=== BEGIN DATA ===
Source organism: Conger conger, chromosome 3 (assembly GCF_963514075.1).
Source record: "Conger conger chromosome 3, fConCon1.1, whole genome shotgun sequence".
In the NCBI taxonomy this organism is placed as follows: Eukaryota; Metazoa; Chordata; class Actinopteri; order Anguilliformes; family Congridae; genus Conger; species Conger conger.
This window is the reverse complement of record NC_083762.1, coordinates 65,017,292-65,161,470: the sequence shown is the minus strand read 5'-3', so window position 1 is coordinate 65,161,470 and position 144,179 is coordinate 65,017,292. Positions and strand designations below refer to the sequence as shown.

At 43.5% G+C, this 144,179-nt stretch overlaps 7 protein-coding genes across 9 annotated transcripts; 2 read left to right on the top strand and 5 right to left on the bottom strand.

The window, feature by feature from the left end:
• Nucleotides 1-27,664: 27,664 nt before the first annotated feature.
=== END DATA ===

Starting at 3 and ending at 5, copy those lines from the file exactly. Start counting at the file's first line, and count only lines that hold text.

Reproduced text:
In the NCBI taxonomy this organism is placed as follows: Eukaryota; Metazoa; Chordata; class Actinopteri; order Anguilliformes; family Congridae; genus Conger; species Conger conger.
This window is the reverse complement of record NC_083762.1, coordinates 65,017,292-65,161,470: the sequence shown is the minus strand read 5'-3', so window position 1 is coordinate 65,161,470 and position 144,179 is coordinate 65,017,292. Positions and strand designations below refer to the sequence as shown.

At 43.5% G+C, this 144,179-nt stretch overlaps 7 protein-coding genes across 9 annotated transcripts; 2 read left to right on the top strand and 5 right to left on the bottom strand.